In the center of one of the park’s oldest grass plots is one of its more notable elements: a step-up installation featuring a stone relief of a book. Set between two orb-capped pillars, the book is flipped open, the iconic square-and-compass emblem of the Freemasons resting across its pages. Krueger confirms this denotes the park’s Masonic section, as do various other clues alluding to the fraternal society’s moral code and devotion to craft. Surrounding the monument, grave markers, flush to the ground, contain similar symbols, indicating that those buried here were members of the mysterious order.

Another park standout is Beaverdale’s community mausoleum, a sleek stone building located in the newer half of the cemetery. Open to visitors from morning to early evening, it’s a quiet space with simple chandeliers hanging from a high ceiling. The stone island in its center has something like 150 niches for cremation urns.

The crypt also has space for 656 caskets, each with an outward-facing stone that can be custom-etched for the occupant. Designs that have already been implemented include a dove; a yin-yang; the circle-and-triangle of Alcoholics Anonymous; and a detailed depiction of a motorcyclist speeding down an open highway. Such designs stray from the strictness with which most community mausoleum decorations are regulated—a progressive sway that gives Krueger special pride.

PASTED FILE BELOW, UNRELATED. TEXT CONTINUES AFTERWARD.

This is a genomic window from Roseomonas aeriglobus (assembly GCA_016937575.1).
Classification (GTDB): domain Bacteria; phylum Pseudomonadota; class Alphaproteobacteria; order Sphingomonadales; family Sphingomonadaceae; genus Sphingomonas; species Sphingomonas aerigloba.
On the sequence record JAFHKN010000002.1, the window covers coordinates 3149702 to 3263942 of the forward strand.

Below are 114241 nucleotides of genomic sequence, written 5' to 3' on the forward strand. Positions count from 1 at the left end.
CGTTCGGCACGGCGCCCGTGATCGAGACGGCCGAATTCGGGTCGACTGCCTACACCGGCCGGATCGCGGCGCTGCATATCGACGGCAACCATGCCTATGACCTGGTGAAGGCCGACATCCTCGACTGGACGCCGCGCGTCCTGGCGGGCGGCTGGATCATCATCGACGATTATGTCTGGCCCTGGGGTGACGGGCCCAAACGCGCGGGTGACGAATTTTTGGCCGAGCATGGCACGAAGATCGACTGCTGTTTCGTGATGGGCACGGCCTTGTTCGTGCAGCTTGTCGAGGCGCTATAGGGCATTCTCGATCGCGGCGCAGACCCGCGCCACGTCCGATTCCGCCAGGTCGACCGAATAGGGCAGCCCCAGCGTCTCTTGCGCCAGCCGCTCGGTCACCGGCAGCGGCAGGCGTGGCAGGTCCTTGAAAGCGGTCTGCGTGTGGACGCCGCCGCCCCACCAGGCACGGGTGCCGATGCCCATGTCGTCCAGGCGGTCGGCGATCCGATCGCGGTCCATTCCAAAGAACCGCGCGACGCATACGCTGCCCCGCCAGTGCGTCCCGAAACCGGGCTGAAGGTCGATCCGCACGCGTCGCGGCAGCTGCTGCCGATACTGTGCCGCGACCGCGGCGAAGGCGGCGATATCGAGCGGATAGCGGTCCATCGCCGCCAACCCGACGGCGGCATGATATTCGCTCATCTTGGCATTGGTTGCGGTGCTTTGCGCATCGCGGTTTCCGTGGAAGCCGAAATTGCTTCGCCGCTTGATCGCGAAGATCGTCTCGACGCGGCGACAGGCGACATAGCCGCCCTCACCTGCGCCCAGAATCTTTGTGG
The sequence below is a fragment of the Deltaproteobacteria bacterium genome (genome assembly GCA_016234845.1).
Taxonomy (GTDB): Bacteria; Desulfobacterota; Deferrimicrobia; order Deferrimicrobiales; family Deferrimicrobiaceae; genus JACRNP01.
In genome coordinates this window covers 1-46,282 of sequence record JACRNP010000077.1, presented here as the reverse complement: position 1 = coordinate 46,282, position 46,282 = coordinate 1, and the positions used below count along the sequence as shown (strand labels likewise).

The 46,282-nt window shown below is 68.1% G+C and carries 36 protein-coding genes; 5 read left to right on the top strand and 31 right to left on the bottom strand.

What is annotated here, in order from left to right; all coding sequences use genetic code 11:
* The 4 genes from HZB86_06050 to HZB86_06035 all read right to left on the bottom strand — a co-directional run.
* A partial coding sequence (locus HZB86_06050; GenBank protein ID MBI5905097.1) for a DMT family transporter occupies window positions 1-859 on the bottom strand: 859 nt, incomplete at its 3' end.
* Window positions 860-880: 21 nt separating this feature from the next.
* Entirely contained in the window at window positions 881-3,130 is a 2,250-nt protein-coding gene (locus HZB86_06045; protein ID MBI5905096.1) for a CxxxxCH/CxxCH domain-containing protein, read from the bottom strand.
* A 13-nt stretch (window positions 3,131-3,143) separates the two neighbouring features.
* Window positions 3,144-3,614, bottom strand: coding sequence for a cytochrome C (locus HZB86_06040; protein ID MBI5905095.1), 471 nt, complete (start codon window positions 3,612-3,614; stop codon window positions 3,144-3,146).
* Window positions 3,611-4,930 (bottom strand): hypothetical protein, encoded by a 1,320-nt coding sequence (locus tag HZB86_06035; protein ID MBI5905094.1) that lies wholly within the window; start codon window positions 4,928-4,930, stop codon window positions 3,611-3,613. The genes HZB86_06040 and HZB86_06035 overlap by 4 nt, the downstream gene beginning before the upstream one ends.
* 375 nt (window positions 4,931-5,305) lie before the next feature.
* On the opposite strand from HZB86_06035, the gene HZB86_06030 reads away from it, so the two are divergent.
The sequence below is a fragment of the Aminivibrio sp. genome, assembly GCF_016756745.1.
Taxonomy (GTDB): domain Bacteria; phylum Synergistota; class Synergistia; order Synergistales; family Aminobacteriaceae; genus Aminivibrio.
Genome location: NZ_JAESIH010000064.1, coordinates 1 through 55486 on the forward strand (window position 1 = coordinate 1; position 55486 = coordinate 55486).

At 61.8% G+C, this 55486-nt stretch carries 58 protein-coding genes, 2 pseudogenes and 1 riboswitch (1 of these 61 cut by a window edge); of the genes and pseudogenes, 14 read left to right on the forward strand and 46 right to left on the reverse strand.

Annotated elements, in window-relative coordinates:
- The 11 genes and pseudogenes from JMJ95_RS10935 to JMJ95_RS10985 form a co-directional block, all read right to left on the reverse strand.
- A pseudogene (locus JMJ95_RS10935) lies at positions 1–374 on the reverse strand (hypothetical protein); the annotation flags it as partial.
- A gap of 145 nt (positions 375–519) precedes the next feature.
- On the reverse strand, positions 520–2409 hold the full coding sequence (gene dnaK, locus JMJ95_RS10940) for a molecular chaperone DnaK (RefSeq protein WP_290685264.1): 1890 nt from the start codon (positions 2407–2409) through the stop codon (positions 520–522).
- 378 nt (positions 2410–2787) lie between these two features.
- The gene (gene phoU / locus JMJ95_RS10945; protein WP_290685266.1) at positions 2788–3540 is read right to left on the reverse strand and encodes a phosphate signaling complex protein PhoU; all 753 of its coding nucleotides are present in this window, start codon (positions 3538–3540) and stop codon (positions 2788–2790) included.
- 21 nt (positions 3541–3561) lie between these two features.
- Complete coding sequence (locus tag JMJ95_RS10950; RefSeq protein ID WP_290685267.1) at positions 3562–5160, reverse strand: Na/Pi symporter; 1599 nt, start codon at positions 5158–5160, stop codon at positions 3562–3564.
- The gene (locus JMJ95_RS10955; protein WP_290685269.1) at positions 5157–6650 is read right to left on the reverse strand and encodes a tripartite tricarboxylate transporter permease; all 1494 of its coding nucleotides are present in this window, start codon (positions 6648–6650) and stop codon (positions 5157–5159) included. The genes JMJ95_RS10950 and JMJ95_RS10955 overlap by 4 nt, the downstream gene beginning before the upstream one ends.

As far as cemeteries go, he says, Beaverdale is “pretty new. I like the fact that there is some diversity to it, and I’m very proud of the fact that we offer families a lot of different options for memorializing their family members.” Although the cemetery itself doesn’t sell granite or stone monuments, it does offer bronze markers embossed with the usual information—names and birth/death dates—and, if desired, additional ornamentation. Small clear cameos containing pictures of the deceased, many of which can be seen in the park, can be fused to markers or stones, giving families a novel way to visually memorialize the buried. Beaverdale also keeps an online database of grave locations and a “memories and more” section on their website, where family members can input reflections and wishes.

Some visit their lost loved ones more religiously than others. “We had a gentleman whose wife was buried over here,” Krueger says, gesturing, “and probably for ten years we could set our clock to him, because he would come in every morning at the same time.” You might spot pebbles and other found objects resting on some graves, suggesting they’ve been visited recently. A large plot of grass filled with the graves of veterans is peppered with small American flags, which Krueger says are placed by the same visitor each Memorial Day.

Of course, you don’t need a purpose of solemnity to visit Beaverdale. A purpose of solitude will do.

Beaverdale Memorial Park
90 Pine Rock Ave, New Haven (map)
Open daily from dawn to dusk.
(203) 387-6601

Written by Emerson Smith and Dan Mims. Photos 1-11 by Dan Mims. Photo 12 by Emerson Smith.